|Jalbert while serving as Black Rod|
|10th Gentleman Usher of the Black Rod|
July 1985 – March 1989
|Prime Minister||Brian Mulroney|
|Preceded by||Claude Lajoie|
|Succeeded by||Rene Gutknecht|
|Sergeant-at-Arms of the National Assembly of Quebec|
|Born||20 February 1921|
|Died||21 January 1996(aged 74)|
|Resting place||Quebec City, Quebec|
|Unit||Royal 22nd Regiment|
René Marc Jalbert, CV CD (20 February 1921 – 21 January 1996) was a Canadian soldier and sergeant-at-arms of the National Assembly of Quebec, known for his role in ending Denis Lortie's killing spree in the Parliament Building on 8 May 1984.
After his military career, he served as sergeant-at-arms in the National Assembly of Quebec.
On 8 May 1984, Denis Lortie entered the Parliament Building in the morning, before government business had begun, and killed three government employees on his way to the Assembly Chamber. Upon learning of Lortie's presence, Jalbert entered the Assembly Chamber. Seeing Lortie in uniform, Jalbert showed the gunman his identification as a war veteran from the same regiment as Lortie, opening a dialogue with him. Jalbert convinced Lortie to allow several employees to leave the premises. Then he invited Lortie into his downstairs office to discuss the situation, in effect setting himself up as hostage while removing Lortie from the scene. At extreme personal risk, Jalbert spent four hours persuading Lortie to surrender to police.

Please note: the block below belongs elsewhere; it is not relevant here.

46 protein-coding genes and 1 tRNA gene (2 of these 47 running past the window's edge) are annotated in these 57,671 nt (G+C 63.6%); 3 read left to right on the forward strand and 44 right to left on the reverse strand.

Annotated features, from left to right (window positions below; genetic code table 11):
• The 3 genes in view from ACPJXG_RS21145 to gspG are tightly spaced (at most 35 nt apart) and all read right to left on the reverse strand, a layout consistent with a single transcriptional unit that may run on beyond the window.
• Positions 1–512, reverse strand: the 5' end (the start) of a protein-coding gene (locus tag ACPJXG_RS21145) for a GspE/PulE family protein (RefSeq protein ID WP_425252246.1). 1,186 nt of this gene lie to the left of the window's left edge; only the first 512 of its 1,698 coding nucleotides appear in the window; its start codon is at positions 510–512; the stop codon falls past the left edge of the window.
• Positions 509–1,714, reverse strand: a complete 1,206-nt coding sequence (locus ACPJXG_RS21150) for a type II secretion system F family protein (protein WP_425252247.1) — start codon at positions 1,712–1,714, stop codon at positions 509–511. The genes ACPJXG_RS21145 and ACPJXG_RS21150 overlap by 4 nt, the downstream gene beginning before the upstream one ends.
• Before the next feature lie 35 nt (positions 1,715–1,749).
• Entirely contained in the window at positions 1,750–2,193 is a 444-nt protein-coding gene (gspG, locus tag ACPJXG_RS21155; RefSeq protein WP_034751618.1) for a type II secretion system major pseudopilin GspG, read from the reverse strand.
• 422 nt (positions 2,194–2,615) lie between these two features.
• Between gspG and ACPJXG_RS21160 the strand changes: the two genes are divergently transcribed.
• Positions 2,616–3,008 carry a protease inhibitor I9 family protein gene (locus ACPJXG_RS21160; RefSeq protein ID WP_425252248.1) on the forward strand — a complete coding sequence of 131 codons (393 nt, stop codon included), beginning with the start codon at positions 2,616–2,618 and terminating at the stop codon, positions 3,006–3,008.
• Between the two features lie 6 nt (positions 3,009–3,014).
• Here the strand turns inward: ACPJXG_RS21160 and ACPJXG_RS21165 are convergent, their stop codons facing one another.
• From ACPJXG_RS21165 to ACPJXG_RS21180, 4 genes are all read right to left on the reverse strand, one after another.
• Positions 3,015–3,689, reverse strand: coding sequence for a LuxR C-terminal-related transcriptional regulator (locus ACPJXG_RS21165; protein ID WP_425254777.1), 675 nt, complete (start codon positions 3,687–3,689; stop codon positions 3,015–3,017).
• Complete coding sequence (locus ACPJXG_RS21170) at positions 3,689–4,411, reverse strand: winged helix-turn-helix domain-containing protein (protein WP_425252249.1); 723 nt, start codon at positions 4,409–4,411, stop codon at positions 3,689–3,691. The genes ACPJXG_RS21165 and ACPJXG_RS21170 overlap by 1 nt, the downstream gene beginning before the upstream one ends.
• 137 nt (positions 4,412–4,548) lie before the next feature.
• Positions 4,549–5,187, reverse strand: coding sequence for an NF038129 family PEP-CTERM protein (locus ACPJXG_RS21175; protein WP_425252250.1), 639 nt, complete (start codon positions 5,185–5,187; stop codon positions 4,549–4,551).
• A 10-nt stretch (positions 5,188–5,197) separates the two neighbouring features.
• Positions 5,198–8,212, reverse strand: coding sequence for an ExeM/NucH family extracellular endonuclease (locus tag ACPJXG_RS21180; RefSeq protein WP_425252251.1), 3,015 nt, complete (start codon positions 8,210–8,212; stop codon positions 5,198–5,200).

Jalbert's actions almost certainly prevented a higher death toll. For his bravery, Jalbert was awarded the Cross of Valour, Canada's highest civilian award for bravery, which was presented to him 9 November 1984, by Governor General Jeanne Sauvé in a ceremony at Rideau Hall, Ottawa.
The award citation reads:
In a rare display of coolheadedness and courage, René Jalbert, Sergeant-at-Arms at the Quebec National Assembly, subdued a man who had killed three people and wounded thirteen more on the morning of 8 May 1984. The man had entered a side door of the National Assembly building and immediately opened fire with a submachine-gun; moments later he climbed the main staircase toward the assembly chamber, known as the Blue Room, shooting repeatedly, and then burst into the chamber. As bullets peppered the wall, Mr. Jalbert entered the Blue Room and with icy calm convinced the man to allow several employees to leave the premises. Then he invited the heavily armed man into his downstairs office, in effect setting himself up as hostage while removing the man from the scene. At extreme personal risk, but with unflinching authority, Mr. Jalbert spent four hours persuading the man to surrender to police. The audacity of this retired Major of the Royal 22nd Regiment, a Second World War and Korean War veteran, almost certainly prevented a higher death toll.
In 2006 a street in Quebec City has been named after René Jalbert:
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